To fully exploit the processing power of the cluster, you must create as many groups as there are nodes in the cluster and evenly distribute the group to the nodes. The following section describes the benefits of this approach.

As noted earlier, Windows Server 2008 provides support for active/active clustering. The benefits of active/active clusters for clustering an MS DTC resource are as follows:

  • Failure of one clustered application does not necessarily affect other clustered applications.

    In Windows Server 2008, you can create one DTC for each cluster group. This makes it possible for you to have disparate applications that each run with their own MS DTC resources on each node in the cluster.

  • There are no limitations on configuration ordering for the clustered MS DTC resource.

    Because it is possible in Windows Server 2008 to have a DTC running on each node, some problems, such as installation of COM+ applications and cluster configuration ordering, are no longer an issue. The virtualization layer for the Distributed Transaction Coordinator service (MSDTC) in Windows Server 2008 supports the running of multiple instances of Msdtc.exe. You do not have to use the same transaction coordinator if the original instance becomes unavailable. This makes it possible for you to use the local DTC on each node in a cluster for applications that do not require that clustering to meet availability needs.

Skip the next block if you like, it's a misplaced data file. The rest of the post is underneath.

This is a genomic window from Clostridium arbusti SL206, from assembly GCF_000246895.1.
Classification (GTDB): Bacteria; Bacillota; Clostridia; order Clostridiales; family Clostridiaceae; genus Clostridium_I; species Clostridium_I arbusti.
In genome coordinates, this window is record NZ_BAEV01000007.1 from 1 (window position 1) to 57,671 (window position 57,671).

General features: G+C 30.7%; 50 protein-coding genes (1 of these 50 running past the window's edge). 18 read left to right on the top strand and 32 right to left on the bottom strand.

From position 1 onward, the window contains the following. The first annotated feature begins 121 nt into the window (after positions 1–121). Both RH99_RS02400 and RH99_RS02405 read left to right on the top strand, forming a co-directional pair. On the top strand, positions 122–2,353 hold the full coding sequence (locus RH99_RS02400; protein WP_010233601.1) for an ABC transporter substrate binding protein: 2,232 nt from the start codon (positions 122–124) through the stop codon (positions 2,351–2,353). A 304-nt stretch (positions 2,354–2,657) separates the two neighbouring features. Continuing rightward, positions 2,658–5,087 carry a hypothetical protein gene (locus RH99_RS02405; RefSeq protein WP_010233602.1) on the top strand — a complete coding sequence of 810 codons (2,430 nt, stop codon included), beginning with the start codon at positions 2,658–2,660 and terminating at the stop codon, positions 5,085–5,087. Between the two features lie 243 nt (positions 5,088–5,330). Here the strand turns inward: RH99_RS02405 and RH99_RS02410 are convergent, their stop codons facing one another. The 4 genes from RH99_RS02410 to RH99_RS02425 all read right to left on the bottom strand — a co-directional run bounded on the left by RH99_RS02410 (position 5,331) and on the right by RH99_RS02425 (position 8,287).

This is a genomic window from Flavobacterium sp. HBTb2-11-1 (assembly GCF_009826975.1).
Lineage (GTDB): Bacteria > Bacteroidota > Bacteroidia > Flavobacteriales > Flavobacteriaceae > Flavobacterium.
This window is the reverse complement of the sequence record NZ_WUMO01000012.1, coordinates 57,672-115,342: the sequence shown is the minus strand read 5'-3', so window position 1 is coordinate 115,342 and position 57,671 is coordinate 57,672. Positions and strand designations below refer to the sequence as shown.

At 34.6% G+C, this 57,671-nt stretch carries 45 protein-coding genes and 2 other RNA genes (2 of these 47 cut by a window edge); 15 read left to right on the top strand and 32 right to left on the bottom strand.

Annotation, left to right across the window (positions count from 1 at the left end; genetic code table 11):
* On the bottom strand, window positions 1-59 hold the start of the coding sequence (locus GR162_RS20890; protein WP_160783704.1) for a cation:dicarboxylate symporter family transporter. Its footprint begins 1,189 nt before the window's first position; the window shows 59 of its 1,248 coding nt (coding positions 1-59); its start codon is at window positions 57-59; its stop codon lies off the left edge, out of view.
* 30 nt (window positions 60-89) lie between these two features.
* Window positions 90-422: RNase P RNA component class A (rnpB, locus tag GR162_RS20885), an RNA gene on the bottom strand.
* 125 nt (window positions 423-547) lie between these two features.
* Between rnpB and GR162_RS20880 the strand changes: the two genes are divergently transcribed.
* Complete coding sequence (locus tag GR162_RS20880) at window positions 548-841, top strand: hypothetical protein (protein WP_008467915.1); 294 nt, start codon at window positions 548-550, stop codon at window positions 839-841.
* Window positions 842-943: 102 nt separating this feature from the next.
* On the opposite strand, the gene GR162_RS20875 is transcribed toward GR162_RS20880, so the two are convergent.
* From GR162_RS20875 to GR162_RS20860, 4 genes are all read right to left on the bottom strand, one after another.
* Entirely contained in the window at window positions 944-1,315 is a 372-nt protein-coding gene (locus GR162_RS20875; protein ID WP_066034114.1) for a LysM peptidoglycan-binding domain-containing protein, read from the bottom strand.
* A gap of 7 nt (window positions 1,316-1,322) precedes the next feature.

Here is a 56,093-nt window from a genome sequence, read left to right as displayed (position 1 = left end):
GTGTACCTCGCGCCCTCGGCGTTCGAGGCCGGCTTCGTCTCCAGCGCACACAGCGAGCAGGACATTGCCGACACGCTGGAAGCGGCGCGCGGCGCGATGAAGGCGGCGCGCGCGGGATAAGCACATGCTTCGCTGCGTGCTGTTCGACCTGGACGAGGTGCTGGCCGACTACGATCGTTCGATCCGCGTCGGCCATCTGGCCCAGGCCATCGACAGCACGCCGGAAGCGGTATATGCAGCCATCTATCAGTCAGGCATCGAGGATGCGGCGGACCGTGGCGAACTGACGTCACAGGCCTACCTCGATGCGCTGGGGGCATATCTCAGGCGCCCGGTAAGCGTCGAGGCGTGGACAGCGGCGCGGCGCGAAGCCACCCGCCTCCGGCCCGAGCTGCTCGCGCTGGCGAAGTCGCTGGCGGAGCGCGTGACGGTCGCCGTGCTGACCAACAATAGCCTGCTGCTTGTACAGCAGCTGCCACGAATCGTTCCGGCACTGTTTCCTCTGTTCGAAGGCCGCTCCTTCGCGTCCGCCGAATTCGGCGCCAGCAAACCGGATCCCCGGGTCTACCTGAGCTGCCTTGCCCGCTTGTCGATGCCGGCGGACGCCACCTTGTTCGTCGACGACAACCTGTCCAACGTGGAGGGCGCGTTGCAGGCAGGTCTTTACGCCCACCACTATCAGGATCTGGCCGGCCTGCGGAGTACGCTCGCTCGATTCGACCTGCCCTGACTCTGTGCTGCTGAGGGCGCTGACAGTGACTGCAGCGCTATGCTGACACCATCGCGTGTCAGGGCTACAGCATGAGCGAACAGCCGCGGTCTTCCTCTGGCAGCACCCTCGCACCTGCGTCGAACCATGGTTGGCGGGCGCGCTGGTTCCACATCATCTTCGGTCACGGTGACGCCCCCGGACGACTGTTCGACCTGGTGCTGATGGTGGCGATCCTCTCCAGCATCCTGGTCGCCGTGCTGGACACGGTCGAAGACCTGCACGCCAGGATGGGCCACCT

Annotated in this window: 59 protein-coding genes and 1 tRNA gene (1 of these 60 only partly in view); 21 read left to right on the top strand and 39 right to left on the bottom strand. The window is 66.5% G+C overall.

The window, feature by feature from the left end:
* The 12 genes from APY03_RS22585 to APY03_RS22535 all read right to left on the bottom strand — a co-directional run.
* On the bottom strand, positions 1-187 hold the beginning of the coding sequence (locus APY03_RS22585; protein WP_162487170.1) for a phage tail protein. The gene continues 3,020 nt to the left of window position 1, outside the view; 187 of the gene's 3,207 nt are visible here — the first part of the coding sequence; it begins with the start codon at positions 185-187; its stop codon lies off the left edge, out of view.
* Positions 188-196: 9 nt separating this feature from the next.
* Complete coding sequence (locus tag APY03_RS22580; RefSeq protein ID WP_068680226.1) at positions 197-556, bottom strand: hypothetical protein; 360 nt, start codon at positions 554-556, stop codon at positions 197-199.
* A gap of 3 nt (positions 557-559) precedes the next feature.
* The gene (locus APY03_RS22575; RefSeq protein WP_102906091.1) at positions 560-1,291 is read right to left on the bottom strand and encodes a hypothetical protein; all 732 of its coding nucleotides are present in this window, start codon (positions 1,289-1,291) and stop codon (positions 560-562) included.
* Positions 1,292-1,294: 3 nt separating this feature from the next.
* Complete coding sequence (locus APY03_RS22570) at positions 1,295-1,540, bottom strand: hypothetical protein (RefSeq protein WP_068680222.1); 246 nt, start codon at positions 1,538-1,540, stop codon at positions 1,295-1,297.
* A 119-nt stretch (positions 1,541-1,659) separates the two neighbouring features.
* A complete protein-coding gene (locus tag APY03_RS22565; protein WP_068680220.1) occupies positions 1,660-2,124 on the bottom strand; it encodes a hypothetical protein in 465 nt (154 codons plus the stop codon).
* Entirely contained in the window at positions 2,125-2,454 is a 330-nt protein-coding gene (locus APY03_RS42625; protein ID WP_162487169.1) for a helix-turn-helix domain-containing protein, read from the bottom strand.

• Better application performance is possible.

    Because clustered applications can now have a clustered MS DTC resource that is located close to them, earlier performance issues with latency are mitigated.

This section describes clustering scenarios that represent changes in how you can deploy MS DTC in a Windows server cluster. The key modifications to MS DTC clustering support are as follows:

  • The local DTC can be active on all nodes in a failover cluster, independent of any additional MS DTC resources that might exist.

  • Multiple, clustered MS DTC resources can be active at the same time in a failover cluster.

    You can have this configuration while having one clustered MS DTC resource that serves as the default MS DTC resource for the entire failover cluster.

In a Windows Server 2008 failover cluster, you can choose to use a local DTC on any server node in the failover cluster, even if a default clustered DTC is configured.

The following illustration shows an example of this type of clustering configuration.

Example of using a local DTC

In this configuration, a clustered MS DTC resource is configured for the cluster group, MyClusterGrp1. However, a server application is configured to use the local DTC on the server node shown here. This scenario works well for providing isolation of the DTC to a single node and for applications that do not require the degree of availability that is provided by failover clusters.

In a Windows Server 2008 failover cluster, you have multiple clustered DTCs, with one DTC for each cluster group to enable better performance.

The following illustration shows an example of this type of clustering configuration.

Example of multiple DTCs in a failover cluster

In this configuration, the default clustered MS DTC resource is configured for the cluster group, MyClusterGrp1, and the server application is configured to use this DTC on the server node shown here. This scenario works well for providing availability support because the clustered DTC can have failover to and run on other nodes in the failover cluster group if the active node fails.